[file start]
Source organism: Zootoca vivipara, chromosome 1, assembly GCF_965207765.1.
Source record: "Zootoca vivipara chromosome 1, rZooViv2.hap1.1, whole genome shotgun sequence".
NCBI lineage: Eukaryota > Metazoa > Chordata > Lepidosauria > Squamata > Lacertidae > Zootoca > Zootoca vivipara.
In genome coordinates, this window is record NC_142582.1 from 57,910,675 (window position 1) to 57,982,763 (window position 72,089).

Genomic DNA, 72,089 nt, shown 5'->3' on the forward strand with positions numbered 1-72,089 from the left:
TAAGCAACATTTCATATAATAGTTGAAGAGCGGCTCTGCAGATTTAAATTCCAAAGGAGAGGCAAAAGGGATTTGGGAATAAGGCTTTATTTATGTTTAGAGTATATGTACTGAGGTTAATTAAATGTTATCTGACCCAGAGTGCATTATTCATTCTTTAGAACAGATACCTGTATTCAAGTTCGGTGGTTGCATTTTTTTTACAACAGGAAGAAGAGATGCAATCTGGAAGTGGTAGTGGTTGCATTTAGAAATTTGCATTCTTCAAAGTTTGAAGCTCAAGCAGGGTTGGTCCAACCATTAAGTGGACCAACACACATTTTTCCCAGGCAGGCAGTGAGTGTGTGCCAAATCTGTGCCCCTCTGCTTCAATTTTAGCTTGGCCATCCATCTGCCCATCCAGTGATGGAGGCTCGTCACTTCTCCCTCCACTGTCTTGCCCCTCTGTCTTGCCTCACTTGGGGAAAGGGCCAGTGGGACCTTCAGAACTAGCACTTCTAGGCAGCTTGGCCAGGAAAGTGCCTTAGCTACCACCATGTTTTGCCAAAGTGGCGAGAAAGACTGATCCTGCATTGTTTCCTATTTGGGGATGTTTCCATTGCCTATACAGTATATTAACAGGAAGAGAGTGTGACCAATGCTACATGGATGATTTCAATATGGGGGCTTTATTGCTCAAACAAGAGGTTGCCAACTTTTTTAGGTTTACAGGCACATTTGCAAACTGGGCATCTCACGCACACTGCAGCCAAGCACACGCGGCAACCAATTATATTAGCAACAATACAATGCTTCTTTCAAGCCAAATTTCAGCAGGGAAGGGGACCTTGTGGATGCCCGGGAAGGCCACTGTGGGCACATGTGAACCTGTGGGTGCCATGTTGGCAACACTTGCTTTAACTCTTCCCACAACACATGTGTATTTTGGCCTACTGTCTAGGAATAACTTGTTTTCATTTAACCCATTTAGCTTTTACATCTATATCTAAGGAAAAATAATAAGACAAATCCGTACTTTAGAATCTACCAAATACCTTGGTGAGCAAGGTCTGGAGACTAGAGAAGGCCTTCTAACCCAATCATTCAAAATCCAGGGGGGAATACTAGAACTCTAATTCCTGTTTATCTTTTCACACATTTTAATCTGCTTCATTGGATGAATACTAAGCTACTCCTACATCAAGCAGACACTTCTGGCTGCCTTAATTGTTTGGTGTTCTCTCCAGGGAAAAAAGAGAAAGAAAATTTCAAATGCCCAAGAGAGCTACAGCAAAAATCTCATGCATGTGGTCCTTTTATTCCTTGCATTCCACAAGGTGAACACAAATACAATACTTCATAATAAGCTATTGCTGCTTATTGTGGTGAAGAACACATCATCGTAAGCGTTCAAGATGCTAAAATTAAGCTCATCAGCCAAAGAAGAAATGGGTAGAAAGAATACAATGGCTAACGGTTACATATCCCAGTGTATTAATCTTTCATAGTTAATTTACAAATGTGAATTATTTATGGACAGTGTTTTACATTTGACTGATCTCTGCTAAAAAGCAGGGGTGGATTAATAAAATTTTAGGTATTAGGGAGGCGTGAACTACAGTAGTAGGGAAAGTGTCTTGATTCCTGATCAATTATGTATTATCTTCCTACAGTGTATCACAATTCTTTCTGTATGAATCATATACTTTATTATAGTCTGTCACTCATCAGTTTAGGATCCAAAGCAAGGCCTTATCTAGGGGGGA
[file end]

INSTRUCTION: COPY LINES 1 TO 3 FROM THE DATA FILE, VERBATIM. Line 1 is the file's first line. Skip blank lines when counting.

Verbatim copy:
Source organism: Zootoca vivipara, chromosome 1, assembly GCF_965207765.1.
Source record: "Zootoca vivipara chromosome 1, rZooViv2.hap1.1, whole genome shotgun sequence".
NCBI lineage: Eukaryota > Metazoa > Chordata > Lepidosauria > Squamata > Lacertidae > Zootoca > Zootoca vivipara.